This is a 1 ½-story eave entry barn, with a shed-roof addition off the southwest eave-side of the barn. The main façade faces northeast and the ridge-line of the barn is parallel to Storrs Road, which at this point runs approximately northwest to southeast.
On the north half of the northeast eave-façade of the barn is a pair of side-hinged double-height doors, set in each door is a four-pane diamond shaped window. Above the doors is an elongated sixteen-pane transom. The main entry is a single side-hinged door with six-pane window set in the upper half of the door. To the east is a side hinged pass-through door with a six-pane window in the top half of the door. Above this at the eave-line is a hip-roof dormer consisting of a pair of six-over-six double-hung windows. On the east half of the northeast eave-façade of the barn are two bays. The northern most bay consists of a pair of side-hinged doors. The eastern most bay consists of a sliding door. The two side-hinged doors have three panels in the lower half, an eight-pane window, and a small panel just above the window. The sliding door has six panels in the lower half, a twelve-pane window, and a small panel above the window. Located above the sliding door in the eastern most bay of the northeast eave-side is a side-hinged hay door set below the eave.
On the southeast gable-end of the barn are two six-over-six double-hung windows off-center to the east. At the south corner of the southeast gable-end of the barn is a six-paneled side-hinged door. Centered in the gable-attic of the southeast gable-end of the barn is a pair of six-over-six double-hung windows.
Starting at the south corner of the southwest eave-side of the barn is a two-over-two double-hung window, followed further south by a six-paneled side-hinged door which is adjacent to a shed-roof extension. The southeast side of the extension has a six-over-six double-hung window. Below the eave of the southwest eave-side of the barn and just above the shed-roof extension is a Queen Anne style window slightly off-center to the south and a six-over-six double-hung window towards the south and near the large shed-roof addition. The west portion of the barn has the shed-roof addition projecting south. Centered in southwest side of the shed-roof addition is a hexagonal topped opening.
The barn is covered in clapboard painted white with white corner boards, cornice boards and trim. The roof is covered in asphalt shingles and evenly spaced atop the ridgeline of the barn are two cupolas. The cupolas have louvered openings on all four sides and each a hipped roof topped with a finial.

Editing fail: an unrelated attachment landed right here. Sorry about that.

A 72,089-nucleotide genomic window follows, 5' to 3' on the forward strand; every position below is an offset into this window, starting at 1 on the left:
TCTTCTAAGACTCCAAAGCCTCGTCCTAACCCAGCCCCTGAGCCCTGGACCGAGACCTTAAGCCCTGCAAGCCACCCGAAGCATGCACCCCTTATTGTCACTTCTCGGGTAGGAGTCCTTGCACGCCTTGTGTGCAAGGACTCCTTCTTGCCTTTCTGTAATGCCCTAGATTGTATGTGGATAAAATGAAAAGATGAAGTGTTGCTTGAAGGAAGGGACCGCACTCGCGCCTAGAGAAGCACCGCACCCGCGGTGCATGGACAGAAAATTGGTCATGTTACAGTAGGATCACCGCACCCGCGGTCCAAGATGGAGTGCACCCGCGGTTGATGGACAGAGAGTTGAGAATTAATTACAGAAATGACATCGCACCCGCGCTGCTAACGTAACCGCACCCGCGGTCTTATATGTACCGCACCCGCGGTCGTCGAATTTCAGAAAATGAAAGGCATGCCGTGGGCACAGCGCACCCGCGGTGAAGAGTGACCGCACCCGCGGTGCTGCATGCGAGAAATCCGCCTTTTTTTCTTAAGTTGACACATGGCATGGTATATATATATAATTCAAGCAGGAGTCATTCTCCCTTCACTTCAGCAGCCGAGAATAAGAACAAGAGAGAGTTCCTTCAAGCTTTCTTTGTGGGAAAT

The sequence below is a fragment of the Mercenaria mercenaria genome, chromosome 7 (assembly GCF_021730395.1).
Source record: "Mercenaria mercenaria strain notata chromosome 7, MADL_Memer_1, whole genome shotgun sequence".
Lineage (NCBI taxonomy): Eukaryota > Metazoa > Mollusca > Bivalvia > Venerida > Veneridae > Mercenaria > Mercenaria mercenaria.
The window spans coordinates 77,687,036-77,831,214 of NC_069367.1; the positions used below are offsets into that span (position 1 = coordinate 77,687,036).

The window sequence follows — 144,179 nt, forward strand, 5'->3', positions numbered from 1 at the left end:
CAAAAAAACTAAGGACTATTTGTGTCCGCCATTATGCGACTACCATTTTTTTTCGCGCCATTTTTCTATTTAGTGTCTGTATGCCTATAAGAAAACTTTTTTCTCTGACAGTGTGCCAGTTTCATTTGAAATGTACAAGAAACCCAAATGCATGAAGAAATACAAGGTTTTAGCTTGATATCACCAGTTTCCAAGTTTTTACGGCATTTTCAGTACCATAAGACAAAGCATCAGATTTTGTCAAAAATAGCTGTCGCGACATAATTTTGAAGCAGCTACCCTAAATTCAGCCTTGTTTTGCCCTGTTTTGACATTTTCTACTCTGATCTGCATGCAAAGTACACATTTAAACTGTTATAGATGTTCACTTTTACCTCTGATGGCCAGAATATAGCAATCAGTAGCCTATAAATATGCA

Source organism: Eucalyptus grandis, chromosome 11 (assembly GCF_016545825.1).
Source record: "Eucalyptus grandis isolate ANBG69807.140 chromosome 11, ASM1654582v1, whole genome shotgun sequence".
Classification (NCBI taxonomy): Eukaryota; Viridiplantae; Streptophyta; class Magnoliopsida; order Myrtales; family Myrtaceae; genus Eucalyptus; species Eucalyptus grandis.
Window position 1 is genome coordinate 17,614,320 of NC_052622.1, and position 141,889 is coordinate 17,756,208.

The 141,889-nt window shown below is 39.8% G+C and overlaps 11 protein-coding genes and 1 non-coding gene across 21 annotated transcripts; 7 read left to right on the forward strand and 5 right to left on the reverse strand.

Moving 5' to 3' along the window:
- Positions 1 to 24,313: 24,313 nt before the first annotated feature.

The oldest barns still found in the state are called the “English Barn,” “side-entry barn,” “eave entry,” or a 30 x 40. They are simple buildings with rectangular plan, pitched gable roof, and a door or doors located on one or both of the eave sides of the building based on the grain warehouses of the English colonists’ homeland. The name “30 by 40” originates from its size (in feet), which was large enough for 1 family and could service about 100 acres. The multi-purpose use of the English barn is reflected by the building’s construction in three distinct bays - one for each use. The middle bay was used for threshing, which is separating the seed from the stalk in wheat and oat by beating the stalks with a flail. The flanking bays would be for animals and hay storage.
Until the 1830s, the horses used for riding and driving carriages were often kept in the main barn along with the other farm animals. By the 1850s, some New England farmers built separate horse stables and carriage houses. Early carriage houses were built just to shelter a carriage and perhaps a sleigh, but no horses. The pre-cursor to the twentieth-century garage, these outbuildings are distinguished by their large hinged doors, few windows, and proximity to the dooryard. The combined horse stable and carriage house continued to be a common farm building through the second half of the nineteenth century and the first decade of the twentieth century, until automobiles became common. Elaborate carriage houses were also associated with gentlemen farms and country estates of the late 19th and early 20th centuries. Another form of carriage barn, the urban livery stable, served the needs of tradespeople.
The site is listed in the National Register of Historic Places as part of the Mansfield Center Historic District. The nomination focuses on the mansion built on the site in 1836 by noted New England master builder and architect Edwin Fitch. The house became known as “Fitch’s Folly”. The barn is not specifically identified in the nomination but it would appear the north portion of the barn was originally built by Fitch as a carriage house. Fitch eventually sold the mansion moving to a more modest residence. It was subsequent owners who enlarged the barn to its current form over the proceeding 80 years. The site today is a bed & breakfast.
The barn is to the northwest of the 1836 house with which it is associated. The ridgeline of the house is parallel to that of the barn. There is a white picket fence to along the northeast side of the site. The remainder of the site is bordered by stone walls. To the south of the site is Browns Road. The total size of the site is 30.05 acres. The area surrounding the site is light residential and woodlands.
TR Revella & T. Levine, reviewed by CT Trust
Field notes and photographs by Katherine Holt date 04/26/2009.
Town of Mansfield Assessor’s Record:
Parcel ID: 28-91-27
http://www.bing.com/maps accessed 03/10/2011.
Babbitt, Susan, Mansfield Center Historic District, National Register District Nomination No.0010855, National Park Service, 1972.
Sexton, James, PhD, Survey Narrative of the Connecticut Barn, Connecticut Trust for Historic Preservation, Hamden, CT, 2005, http://www.connecticutbarns.org/history.
Visser, Thomas D., Field Guide to New England Barns and Farm Buildings, University Press of New England, 1997.